Singapore court denies full compensation to woman in IVF mix-up

March 22, 2017
In a long-running lawsuit in Singapore that began in 2012, a woman sued a private hospital, its fertility clinic and two fertility doctors after she was inseminated with the wrong sperm

A Singaporean woman inseminated with a stranger's sperm in a startling in-vitro fertilisation (IVF) mistake cannot be compensated in full for raising the child, the city-state's top court ruled Wednesday.

Allowing the woman compensation would go against on one's obligations as a parent, the Court of Appeal said, adding that the expenses incurred in raising the should not be considered as a loss.

"The duty to maintain one's child is a duty which lies at the very heart of parenthood, and thus the expenses which are incurred... are not capable of characterisation as a loss," the five-judge appeals court wrote in a 141-page ruling.

In a long-running lawsuit that started in 2012, the woman sued a private hospital, its fertility clinic and two fertility doctors after she was inseminated with the wrong sperm.

According to , it was the second time that the ethnic Chinese Singaporean woman had IVF treatment at the privately-owned clinic. Her German husband is of Caucasian descent.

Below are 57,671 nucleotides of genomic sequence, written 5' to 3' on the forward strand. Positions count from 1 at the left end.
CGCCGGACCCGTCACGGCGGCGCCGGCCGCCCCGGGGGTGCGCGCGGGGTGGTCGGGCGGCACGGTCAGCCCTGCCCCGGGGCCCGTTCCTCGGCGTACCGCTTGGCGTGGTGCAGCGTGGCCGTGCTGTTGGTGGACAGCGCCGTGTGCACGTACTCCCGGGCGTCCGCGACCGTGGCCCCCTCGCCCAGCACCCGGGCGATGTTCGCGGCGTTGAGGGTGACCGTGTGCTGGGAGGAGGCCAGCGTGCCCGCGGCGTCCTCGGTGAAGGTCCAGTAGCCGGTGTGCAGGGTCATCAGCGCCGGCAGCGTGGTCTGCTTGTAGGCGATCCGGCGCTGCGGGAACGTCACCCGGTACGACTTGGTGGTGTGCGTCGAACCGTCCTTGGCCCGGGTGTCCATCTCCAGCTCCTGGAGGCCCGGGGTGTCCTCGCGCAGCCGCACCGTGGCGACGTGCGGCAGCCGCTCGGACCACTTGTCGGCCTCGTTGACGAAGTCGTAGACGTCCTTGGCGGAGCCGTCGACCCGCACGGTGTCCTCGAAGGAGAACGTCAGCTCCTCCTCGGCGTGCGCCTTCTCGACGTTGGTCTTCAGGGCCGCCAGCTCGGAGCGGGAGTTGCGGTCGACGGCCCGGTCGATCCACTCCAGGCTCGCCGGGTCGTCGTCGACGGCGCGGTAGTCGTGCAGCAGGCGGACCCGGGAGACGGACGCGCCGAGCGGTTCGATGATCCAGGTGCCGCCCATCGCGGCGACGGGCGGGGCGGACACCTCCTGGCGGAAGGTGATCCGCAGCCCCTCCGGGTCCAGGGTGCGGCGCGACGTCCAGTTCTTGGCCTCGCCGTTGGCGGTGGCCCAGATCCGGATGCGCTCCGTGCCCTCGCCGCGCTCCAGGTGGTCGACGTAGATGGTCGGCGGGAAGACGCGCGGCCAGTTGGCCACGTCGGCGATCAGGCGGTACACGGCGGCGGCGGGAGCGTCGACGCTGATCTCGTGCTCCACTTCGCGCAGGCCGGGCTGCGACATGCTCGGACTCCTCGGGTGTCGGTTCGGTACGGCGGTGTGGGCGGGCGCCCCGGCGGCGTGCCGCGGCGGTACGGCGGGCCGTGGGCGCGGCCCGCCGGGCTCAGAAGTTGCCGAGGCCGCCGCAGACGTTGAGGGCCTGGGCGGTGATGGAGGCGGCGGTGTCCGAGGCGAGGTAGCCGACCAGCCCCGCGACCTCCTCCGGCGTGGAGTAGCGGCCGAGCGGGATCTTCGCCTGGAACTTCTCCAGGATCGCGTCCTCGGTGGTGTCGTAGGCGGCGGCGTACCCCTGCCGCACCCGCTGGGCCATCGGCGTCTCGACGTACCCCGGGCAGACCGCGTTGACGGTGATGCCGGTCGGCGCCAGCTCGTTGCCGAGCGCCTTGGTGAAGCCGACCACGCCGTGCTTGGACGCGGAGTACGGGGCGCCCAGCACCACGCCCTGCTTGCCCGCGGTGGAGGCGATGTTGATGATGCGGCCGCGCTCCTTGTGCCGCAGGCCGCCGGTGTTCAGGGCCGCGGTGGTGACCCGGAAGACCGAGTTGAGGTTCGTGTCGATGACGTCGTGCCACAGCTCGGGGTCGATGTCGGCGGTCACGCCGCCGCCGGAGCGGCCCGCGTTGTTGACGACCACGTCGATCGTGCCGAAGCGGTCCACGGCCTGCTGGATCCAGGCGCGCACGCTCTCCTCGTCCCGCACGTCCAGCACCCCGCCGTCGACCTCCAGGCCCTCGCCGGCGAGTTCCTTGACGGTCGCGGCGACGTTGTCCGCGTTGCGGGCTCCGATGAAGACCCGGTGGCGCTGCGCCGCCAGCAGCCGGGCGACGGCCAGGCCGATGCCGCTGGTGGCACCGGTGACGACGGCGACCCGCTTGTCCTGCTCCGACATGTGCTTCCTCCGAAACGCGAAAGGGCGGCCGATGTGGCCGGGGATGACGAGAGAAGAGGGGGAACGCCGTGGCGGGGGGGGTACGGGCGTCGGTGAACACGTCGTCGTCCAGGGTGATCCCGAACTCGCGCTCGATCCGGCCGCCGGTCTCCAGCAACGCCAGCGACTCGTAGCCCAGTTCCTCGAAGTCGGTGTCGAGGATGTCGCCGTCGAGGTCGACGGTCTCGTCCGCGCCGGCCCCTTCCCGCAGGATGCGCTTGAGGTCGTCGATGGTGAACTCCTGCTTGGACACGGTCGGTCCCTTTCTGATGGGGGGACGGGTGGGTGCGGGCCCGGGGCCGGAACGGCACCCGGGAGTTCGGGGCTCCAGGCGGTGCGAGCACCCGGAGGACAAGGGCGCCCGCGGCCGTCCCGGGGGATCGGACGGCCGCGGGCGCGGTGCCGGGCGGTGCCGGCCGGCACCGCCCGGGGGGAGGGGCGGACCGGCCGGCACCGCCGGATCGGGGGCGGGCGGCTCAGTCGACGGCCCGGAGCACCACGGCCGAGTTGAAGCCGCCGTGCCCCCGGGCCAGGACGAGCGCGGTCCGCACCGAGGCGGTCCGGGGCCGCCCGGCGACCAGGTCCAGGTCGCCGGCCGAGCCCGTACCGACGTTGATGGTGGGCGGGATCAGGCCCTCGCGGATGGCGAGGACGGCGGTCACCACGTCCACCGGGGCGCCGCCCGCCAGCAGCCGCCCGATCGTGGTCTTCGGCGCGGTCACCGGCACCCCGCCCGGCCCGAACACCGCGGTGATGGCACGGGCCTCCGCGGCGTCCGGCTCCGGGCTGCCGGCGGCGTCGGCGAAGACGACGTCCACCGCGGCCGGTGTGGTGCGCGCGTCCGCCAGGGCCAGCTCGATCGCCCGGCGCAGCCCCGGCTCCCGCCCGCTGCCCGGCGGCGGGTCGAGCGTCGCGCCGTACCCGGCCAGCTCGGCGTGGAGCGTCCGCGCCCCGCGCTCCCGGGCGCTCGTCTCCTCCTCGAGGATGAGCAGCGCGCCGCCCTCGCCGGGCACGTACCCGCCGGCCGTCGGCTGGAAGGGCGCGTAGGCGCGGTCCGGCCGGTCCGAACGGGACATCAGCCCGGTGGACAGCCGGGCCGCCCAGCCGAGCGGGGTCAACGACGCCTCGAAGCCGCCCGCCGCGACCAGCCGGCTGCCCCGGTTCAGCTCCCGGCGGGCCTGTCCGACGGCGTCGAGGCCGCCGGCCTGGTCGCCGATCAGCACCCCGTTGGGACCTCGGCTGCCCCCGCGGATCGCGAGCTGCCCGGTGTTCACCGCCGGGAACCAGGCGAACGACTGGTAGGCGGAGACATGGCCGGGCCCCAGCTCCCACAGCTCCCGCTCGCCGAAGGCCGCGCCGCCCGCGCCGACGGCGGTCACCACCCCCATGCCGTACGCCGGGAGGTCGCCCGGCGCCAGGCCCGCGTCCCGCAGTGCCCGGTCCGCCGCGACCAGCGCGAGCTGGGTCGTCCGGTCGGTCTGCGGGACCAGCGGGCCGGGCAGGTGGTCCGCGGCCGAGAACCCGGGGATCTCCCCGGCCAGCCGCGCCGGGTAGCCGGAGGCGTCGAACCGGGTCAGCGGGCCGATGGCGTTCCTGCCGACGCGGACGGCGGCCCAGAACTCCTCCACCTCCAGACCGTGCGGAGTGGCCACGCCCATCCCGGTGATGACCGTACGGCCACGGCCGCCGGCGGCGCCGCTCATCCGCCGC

But she was mistakenly inseminated with the sperm of a complete stranger, an Indian man.

The surfaced only after the child was born and her parents realised she had a different skin tone from her brother.

Worried she might have a genetic problem, the child—known as Baby P in court proceedings—was sent for tests which revealed the mix-up.

The hospital admitted to its mistake—there had been two sets of sperm in the processing area—and was fined Sg$20,000 ($14,300) in 2011.

The mother sued for damages in 2012 for mental distress as well as pain and suffering relating to the pregnancy, and for upkeep of the child.

This was dismissed by a lower court and upheld by the appeals court on Wednesday.

The judges noted that Baby P was a healthy child who was planned for and that allowing a claim would mean recognising the birth as a mistake.

However, the also ruled that the had suffered a loss of "genetic affinity" with the child and should be awarded damages which come up to 30 percent of the cost of raising Baby P.

"This loss of 'affinity' can also result in social stigma and embarrassment arising out of the misperceptions of others, as was the case here."

The girl, who will be seven this year, is attending an international school in Beijing where the family is now based.

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